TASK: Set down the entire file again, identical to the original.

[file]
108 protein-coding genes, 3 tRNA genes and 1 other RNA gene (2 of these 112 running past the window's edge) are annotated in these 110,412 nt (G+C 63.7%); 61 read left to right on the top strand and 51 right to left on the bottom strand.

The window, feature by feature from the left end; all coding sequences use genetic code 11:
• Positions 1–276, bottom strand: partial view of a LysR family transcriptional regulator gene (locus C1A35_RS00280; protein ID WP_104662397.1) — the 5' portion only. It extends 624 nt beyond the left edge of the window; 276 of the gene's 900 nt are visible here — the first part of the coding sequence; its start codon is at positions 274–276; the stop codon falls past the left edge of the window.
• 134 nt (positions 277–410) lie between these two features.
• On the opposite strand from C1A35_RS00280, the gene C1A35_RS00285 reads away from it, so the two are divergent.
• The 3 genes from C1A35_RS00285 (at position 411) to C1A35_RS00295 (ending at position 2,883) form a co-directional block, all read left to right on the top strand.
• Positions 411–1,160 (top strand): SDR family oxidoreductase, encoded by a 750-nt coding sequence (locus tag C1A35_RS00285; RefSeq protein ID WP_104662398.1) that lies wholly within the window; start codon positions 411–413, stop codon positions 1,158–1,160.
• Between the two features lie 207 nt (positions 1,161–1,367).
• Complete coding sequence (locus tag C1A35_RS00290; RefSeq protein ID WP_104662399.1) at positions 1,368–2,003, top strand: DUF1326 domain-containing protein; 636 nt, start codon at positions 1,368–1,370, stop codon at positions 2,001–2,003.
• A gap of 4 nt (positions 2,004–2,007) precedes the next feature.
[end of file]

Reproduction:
108 protein-coding genes, 3 tRNA genes and 1 other RNA gene (2 of these 112 running past the window's edge) are annotated in these 110,412 nt (G+C 63.7%); 61 read left to right on the top strand and 51 right to left on the bottom strand.

The window, feature by feature from the left end; all coding sequences use genetic code 11:
• Positions 1–276, bottom strand: partial view of a LysR family transcriptional regulator gene (locus C1A35_RS00280; protein ID WP_104662397.1) — the 5' portion only. It extends 624 nt beyond the left edge of the window; 276 of the gene's 900 nt are visible here — the first part of the coding sequence; its start codon is at positions 274–276; the stop codon falls past the left edge of the window.
• 134 nt (positions 277–410) lie between these two features.
• On the opposite strand from C1A35_RS00280, the gene C1A35_RS00285 reads away from it, so the two are divergent.
• The 3 genes from C1A35_RS00285 (at position 411) to C1A35_RS00295 (ending at position 2,883) form a co-directional block, all read left to right on the top strand.
• Positions 411–1,160 (top strand): SDR family oxidoreductase, encoded by a 750-nt coding sequence (locus tag C1A35_RS00285; RefSeq protein ID WP_104662398.1) that lies wholly within the window; start codon positions 411–413, stop codon positions 1,158–1,160.
• Between the two features lie 207 nt (positions 1,161–1,367).
• Complete coding sequence (locus tag C1A35_RS00290; RefSeq protein ID WP_104662399.1) at positions 1,368–2,003, top strand: DUF1326 domain-containing protein; 636 nt, start codon at positions 1,368–1,370, stop codon at positions 2,001–2,003.
• A gap of 4 nt (positions 2,004–2,007) precedes the next feature.